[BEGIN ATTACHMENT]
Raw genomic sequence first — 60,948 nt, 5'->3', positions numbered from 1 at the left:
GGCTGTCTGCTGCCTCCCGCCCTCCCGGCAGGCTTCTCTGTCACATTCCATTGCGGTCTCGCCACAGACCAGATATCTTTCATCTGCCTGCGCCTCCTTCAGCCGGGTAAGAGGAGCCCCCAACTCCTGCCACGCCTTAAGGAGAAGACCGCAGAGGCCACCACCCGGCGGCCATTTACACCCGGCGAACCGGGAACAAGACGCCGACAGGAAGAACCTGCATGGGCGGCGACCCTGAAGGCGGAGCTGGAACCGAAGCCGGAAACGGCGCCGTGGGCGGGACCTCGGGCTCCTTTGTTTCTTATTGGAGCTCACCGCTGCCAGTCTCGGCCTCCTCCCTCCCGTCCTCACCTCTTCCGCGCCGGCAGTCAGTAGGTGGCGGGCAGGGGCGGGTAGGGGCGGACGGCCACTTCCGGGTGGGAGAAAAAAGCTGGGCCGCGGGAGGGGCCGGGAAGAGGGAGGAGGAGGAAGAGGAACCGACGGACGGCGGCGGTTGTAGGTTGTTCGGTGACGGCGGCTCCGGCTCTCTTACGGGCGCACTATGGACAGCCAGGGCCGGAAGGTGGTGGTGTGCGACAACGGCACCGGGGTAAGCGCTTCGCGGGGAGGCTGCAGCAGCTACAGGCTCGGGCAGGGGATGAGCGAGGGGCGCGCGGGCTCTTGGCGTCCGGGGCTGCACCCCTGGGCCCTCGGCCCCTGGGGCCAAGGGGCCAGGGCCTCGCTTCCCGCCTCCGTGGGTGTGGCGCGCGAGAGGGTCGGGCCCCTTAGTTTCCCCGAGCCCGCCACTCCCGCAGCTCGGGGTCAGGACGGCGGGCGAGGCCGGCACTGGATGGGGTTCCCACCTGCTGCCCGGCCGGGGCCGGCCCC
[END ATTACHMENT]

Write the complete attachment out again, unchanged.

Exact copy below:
Raw genomic sequence first — 60,948 nt, 5'->3', positions numbered from 1 at the left:
GGCTGTCTGCTGCCTCCCGCCCTCCCGGCAGGCTTCTCTGTCACATTCCATTGCGGTCTCGCCACAGACCAGATATCTTTCATCTGCCTGCGCCTCCTTCAGCCGGGTAAGAGGAGCCCCCAACTCCTGCCACGCCTTAAGGAGAAGACCGCAGAGGCCACCACCCGGCGGCCATTTACACCCGGCGAACCGGGAACAAGACGCCGACAGGAAGAACCTGCATGGGCGGCGACCCTGAAGGCGGAGCTGGAACCGAAGCCGGAAACGGCGCCGTGGGCGGGACCTCGGGCTCCTTTGTTTCTTATTGGAGCTCACCGCTGCCAGTCTCGGCCTCCTCCCTCCCGTCCTCACCTCTTCCGCGCCGGCAGTCAGTAGGTGGCGGGCAGGGGCGGGTAGGGGCGGACGGCCACTTCCGGGTGGGAGAAAAAAGCTGGGCCGCGGGAGGGGCCGGGAAGAGGGAGGAGGAGGAAGAGGAACCGACGGACGGCGGCGGTTGTAGGTTGTTCGGTGACGGCGGCTCCGGCTCTCTTACGGGCGCACTATGGACAGCCAGGGCCGGAAGGTGGTGGTGTGCGACAACGGCACCGGGGTAAGCGCTTCGCGGGGAGGCTGCAGCAGCTACAGGCTCGGGCAGGGGATGAGCGAGGGGCGCGCGGGCTCTTGGCGTCCGGGGCTGCACCCCTGGGCCCTCGGCCCCTGGGGCCAAGGGGCCAGGGCCTCGCTTCCCGCCTCCGTGGGTGTGGCGCGCGAGAGGGTCGGGCCCCTTAGTTTCCCCGAGCCCGCCACTCCCGCAGCTCGGGGTCAGGACGGCGGGCGAGGCCGGCACTGGATGGGGTTCCCACCTGCTGCCCGGCCGGGGCCGGCCCC